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Monday, Oct 03, 2022

US Congress Likely To Vote on New Crypto Tax Bill On Saturday 7 August

US Congress Likely To Vote on New Crypto Tax Bill On Saturday 7 August

The US Congress is likely to vote on a new bill regarding new cryptocurrency taxation on August 7th. Here’s what is known of it so far.

With new regulation and taxation on the cryptocurrency industry coming from the US, the whole thing just took new turn as President Joe Biden openly supported the highly unfavorable amendment proposed earlier by Senators Mark Warner and Rob Portman. Biden’s backing seems to target proof-of-stake (PoS) assets, while mining appears untouched.

Crypto Taxation and Regulation in the United States

The recent growth of the cryptocurrency sector has set the global watchdogs to tighten their grip on the industry. The US has positioned themselves to be the leader in these initiatives, especially since Joe Biden took office. At the start of the year, some propositions by the CFTC were neglected, but new ones arose most recently – this time, with an eye on taxation.

In July, U.S. lawmakers proposed a new cryptocurrency tax policy that is expected to raise $28 billion in revenue. According to the bill, digital asset transactions worth over $10,000 have to be reported to the Internal Revenue Services (IRS).

The discussed tax revenue would form part of the funds for a $550 billion budget to improve the country’s transportation and electricity infrastructure. Meanwhile, the expanded crypto tax policy was hastily inserted into the $1 trillion infrastructure bill, which is currently before the US Congress.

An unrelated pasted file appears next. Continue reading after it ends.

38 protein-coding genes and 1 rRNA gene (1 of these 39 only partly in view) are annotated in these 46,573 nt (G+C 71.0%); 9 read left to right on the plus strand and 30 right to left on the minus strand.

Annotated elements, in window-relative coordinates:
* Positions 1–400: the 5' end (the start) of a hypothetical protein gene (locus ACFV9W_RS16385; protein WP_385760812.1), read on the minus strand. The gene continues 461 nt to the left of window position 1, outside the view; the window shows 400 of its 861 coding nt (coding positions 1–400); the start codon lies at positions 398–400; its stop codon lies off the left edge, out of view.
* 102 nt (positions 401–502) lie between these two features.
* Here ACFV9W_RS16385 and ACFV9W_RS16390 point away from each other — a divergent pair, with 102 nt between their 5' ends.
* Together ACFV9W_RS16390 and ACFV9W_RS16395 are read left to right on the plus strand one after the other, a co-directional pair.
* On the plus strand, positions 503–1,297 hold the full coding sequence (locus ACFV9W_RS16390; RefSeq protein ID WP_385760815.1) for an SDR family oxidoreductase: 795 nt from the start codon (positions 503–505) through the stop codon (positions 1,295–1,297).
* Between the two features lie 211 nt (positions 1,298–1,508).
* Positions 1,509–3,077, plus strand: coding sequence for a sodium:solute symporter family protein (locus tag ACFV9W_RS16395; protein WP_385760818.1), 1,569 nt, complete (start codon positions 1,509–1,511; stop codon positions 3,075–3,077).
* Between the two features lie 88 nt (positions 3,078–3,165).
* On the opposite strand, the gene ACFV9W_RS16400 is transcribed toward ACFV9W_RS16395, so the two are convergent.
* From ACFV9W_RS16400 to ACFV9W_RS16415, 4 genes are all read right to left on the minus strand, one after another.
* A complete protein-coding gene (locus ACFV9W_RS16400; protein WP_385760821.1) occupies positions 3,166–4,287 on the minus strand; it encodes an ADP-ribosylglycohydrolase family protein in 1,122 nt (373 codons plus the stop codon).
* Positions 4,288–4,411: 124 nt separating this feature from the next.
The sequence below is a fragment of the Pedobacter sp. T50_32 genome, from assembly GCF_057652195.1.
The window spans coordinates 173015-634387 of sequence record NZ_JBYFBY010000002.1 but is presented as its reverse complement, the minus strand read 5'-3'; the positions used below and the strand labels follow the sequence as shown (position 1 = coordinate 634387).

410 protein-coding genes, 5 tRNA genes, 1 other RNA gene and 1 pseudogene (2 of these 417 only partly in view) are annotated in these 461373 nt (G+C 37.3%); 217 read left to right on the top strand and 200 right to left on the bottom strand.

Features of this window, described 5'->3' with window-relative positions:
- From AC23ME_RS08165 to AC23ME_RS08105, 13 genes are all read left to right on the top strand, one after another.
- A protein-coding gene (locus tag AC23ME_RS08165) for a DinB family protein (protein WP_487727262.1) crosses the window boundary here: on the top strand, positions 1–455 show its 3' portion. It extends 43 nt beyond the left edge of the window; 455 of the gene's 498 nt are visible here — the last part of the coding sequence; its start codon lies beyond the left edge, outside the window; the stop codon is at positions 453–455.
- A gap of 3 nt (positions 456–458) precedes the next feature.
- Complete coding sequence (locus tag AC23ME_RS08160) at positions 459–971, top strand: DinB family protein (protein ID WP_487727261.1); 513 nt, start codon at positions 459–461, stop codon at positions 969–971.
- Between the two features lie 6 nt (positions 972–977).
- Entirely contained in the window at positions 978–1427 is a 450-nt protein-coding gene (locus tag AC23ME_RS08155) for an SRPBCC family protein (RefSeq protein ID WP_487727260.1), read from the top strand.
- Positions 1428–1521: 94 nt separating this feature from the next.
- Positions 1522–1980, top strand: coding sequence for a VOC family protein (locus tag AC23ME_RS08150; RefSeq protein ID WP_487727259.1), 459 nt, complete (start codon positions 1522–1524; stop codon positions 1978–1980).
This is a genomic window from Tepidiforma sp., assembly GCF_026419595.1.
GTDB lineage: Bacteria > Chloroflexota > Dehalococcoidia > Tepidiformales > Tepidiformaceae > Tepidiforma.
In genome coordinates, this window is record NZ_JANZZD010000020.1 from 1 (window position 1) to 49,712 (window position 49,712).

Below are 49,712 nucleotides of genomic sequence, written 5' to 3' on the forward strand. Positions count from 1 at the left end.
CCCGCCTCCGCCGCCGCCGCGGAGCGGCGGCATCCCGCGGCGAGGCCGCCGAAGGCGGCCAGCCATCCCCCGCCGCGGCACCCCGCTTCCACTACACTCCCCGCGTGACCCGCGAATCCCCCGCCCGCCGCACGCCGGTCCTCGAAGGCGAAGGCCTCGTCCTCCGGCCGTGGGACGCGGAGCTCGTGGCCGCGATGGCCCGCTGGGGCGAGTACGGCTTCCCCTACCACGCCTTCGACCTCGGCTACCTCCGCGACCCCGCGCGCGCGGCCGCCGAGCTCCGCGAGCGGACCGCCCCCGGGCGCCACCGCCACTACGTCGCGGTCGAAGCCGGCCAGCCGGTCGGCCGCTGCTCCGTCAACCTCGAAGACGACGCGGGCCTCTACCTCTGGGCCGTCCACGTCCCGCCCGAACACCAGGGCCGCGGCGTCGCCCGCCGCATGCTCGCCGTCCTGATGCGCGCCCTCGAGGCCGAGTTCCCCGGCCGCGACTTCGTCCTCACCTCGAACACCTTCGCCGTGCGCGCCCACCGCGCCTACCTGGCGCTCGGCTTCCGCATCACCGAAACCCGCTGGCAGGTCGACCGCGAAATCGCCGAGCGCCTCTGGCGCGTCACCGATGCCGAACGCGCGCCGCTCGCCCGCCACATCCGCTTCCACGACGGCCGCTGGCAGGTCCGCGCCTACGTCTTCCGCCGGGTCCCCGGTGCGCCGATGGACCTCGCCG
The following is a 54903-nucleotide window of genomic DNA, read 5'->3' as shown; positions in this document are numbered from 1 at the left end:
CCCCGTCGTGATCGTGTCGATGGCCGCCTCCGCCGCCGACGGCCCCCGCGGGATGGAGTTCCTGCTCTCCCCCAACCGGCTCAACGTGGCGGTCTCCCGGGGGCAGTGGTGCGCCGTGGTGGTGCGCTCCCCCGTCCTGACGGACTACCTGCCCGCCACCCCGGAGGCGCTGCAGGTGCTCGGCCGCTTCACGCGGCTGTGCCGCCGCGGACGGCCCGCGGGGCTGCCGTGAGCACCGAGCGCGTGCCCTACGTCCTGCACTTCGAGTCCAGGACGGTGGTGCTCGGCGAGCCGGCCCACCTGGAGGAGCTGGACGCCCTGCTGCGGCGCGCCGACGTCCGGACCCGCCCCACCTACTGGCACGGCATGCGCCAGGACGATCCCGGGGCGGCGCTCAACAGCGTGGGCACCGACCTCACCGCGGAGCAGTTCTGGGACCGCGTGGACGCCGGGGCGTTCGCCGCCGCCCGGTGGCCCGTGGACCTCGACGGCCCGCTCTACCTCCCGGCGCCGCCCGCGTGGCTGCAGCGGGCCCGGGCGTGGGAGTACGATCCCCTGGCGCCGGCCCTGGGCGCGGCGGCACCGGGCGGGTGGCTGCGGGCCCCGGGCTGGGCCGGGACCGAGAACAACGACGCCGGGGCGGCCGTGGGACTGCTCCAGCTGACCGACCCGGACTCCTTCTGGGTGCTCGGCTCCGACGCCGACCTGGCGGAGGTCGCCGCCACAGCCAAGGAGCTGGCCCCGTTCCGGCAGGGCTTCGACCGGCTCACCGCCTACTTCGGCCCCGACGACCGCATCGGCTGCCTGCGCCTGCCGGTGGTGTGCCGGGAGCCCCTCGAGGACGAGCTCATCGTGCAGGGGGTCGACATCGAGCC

What gained the crypto community’s attention and skepticism was the bill’s definition of the term “broker.” The proposition described a broker as

“any person who (for consideration) is responsible for regularly providing any service effectuating transfers of digital assets on behalf of another person.”

This broad definition was captured by many industry participants who outlined their concerns. Those included Coinbase’s CEO, Brian Armstrong, who was one of the first to shoot down the proposition put forward by Senators Rob Portman (R-OH) and Mark Warner (D-VA).

The Opposing Proposition

Three Senators, Cynthia Lummis (R-WY), Ron Wyden (D-OR) and Pat Toomey (R-PA) worked together to draft another proposition that seemed less harsh for particular industry sectors.

The trio’s amendment sought to exempt Bitcoin miners, crypto validators, wallet creators, and protocol developers from the tax provisions. Additionally, they urged for more clarity from U.S. regulators about what falls under the “broker” category and who should be taxed.

Interestingly, Senator Portman, who spearheaded the first proposition, agreed:

However, Portman and Warner took another step through a “last minute amendment.” In it, they basically excluded proof of work (PoW) miners and sellers of hardware and software wallets from the tax provisions. Yet, it still suggests that developers and proof of stake (PoS) validators would be subject to reporting and taxation.

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